Drop-In Chefs Help Seniors Stay In Their Own Homes : Shots - Health News As people age, cooking can become difficult or even physically impossible. It's one reason people move to assisted living. One company offers a chef to cook healthy, affordable meals at home.
NPR logo

Drop-In Chefs Help Seniors Stay In Their Own Homes

  • Download
  • <iframe src="https://www.npr.org/player/embed/401749819/402514884" width="100%" height="290" frameborder="0" scrolling="no" title="NPR embedded audio player">
  • Transcript
Drop-In Chefs Help Seniors Stay In Their Own Homes

Drop-In Chefs Help Seniors Stay In Their Own Homes

  • Download
  • <iframe src="https://www.npr.org/player/embed/401749819/402514884" width="100%" height="290" frameborder="0" scrolling="no" title="NPR embedded audio player">
  • Transcript

STEVE INSKEEP, HOST:

A healthy diet can be good for everyone. But as people get older, cooking nutritious food can become tough. Sometimes it's physically impossible. A pot of soup can be too heavy to lift, and there's all that time standing on your feet. That's one of the reasons that people move into assisted living facilities. A company in Madison, Wisconsin has an alternative; they send professional chefs into seniors' homes. And in a couple of hours, they can whip up meals for the week. NPR's Ina Jaffe covers aging and filed this report.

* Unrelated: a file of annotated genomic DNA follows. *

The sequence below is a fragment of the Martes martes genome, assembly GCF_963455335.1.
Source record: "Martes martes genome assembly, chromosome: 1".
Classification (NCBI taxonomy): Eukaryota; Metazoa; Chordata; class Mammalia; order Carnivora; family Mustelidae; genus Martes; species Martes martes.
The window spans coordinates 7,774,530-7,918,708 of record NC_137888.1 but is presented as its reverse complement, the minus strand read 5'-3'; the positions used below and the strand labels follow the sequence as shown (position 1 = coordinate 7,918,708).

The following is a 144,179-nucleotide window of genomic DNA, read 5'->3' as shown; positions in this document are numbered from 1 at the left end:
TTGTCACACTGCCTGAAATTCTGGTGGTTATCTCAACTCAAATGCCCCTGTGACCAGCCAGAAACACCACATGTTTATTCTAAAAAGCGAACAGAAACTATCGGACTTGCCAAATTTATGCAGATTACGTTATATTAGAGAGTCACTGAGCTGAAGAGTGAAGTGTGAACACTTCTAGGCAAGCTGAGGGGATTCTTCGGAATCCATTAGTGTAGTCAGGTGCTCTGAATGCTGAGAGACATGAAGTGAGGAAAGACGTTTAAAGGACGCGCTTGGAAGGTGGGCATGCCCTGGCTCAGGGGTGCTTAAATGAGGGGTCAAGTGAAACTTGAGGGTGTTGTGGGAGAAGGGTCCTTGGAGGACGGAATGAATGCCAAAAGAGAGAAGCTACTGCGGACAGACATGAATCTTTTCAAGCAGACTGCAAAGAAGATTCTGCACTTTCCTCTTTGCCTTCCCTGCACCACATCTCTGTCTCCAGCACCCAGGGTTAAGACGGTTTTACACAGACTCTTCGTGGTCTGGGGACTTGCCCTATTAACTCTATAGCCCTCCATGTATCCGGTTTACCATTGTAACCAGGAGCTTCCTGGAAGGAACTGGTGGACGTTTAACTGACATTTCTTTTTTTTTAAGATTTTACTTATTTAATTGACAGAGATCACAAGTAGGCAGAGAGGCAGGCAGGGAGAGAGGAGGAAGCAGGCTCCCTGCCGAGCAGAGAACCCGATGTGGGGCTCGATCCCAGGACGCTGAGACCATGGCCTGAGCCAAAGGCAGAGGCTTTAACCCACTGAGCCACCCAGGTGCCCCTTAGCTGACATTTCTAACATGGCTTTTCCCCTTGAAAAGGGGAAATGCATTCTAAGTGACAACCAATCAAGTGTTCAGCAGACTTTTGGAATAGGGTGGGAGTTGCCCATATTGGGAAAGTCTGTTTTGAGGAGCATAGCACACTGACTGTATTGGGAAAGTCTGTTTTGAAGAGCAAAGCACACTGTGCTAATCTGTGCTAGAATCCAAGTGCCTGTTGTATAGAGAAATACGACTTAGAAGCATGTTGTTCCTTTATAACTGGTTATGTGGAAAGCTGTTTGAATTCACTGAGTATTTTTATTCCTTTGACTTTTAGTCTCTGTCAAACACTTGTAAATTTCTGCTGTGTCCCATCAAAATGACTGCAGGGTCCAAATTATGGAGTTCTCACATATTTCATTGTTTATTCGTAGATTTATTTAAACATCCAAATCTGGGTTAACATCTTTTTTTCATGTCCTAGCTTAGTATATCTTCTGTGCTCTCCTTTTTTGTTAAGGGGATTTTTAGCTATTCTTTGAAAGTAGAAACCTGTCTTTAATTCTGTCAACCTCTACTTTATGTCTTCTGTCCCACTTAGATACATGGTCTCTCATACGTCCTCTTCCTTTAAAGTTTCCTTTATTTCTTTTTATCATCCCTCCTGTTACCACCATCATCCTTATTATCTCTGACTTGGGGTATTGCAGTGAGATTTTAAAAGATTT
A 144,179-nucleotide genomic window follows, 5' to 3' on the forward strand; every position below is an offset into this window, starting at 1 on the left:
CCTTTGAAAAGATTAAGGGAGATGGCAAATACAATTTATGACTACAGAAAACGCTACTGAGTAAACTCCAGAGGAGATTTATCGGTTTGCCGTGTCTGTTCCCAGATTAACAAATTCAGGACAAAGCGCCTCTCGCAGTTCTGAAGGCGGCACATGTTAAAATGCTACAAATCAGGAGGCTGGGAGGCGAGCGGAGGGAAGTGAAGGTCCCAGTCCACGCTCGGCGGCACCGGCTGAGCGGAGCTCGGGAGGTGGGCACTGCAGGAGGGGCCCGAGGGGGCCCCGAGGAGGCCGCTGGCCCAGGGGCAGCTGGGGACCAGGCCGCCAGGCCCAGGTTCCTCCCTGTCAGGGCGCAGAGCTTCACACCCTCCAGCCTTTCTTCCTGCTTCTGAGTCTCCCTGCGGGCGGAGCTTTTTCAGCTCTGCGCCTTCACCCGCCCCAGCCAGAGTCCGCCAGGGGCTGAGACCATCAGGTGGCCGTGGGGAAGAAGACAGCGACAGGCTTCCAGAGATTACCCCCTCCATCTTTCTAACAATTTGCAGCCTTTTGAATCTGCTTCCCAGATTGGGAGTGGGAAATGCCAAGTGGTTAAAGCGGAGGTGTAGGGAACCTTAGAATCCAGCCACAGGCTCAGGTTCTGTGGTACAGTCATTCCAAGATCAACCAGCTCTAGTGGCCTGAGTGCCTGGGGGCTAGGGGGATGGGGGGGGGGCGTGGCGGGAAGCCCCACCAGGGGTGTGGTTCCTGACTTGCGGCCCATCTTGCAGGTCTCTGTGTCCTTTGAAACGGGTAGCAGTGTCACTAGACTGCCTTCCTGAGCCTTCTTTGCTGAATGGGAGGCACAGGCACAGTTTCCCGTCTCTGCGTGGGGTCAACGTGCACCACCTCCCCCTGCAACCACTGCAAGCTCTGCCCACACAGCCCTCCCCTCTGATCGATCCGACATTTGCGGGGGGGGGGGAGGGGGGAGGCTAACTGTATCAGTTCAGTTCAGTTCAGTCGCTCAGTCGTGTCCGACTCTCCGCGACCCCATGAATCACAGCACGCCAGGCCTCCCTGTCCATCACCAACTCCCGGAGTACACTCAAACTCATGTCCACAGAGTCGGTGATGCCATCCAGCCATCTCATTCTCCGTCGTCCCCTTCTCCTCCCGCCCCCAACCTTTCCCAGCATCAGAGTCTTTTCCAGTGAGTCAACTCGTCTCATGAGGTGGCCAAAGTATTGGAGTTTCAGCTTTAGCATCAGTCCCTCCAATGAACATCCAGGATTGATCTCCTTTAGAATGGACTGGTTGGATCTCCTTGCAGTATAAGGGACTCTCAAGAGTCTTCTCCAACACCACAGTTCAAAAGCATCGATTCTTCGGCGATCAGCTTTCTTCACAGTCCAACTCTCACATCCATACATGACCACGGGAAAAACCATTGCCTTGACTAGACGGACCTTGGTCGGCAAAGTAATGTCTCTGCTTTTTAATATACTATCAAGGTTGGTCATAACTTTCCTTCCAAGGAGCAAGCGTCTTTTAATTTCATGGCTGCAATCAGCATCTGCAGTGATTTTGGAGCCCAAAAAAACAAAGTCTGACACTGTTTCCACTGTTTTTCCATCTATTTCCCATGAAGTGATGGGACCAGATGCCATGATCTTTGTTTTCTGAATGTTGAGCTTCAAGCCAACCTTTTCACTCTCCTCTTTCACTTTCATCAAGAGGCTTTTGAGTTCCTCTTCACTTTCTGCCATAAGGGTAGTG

SINA SUNDBY: First things first, get the cookies in the oven.

INA JAFFE, BYLINE: Chef Sina Sundby is a blur in the kitchen. The oven and all four burners are going. She's in the home of 85-year-old retired surgeon Jim Schulz.

JIM SCHULZ: She herself is very nice to be with. We chatter a lot when it's just the two of us. And even if I don't say anything, she keeps talking.

JAFFE: He's not kidding.

SCHULZ: I stepped out of the room one day - out of the kitchen here - and I heard her talking, going on. And I said, who are you talking to? She said, I'm talking to the food.

SUNDBY: I do talk to the food, and you know that, right?

SCHULZ: That's what makes it so good. They listen to her, I guess.

JAFFE: Sina Sundby has been cooking for Jim Schulz for more than a year. She knows what he likes. So this week's dinners will be Salisbury steak with mushroom gravy, crab cakes with remoulade sauce and asparagus, chicken divan with fresh spinach and chicken pot pie with vegetables.

SUNDBY: Jim likes biscuits, so we're doing, instead of the pie dough, we're going to do biscuits.

JAFFE: Schulz never made this kind of stuff for himself. When it comes to the kitchen, he's mastered the art of boiling water. His wife was a good cook, he says, but she died 14 years ago. So he ate whatever he could buy frozen and shove in the microwave.

SCHULZ: I was anemic. I had lost a lot of weight, and it was obvious my diet was lousy.

JAFFE: But that's not Jim Schulz's problem anymore, according to his doctor.

SCHULZ: The last time I saw him was three months ago. He said, we can go a lot longer, you're doing so well.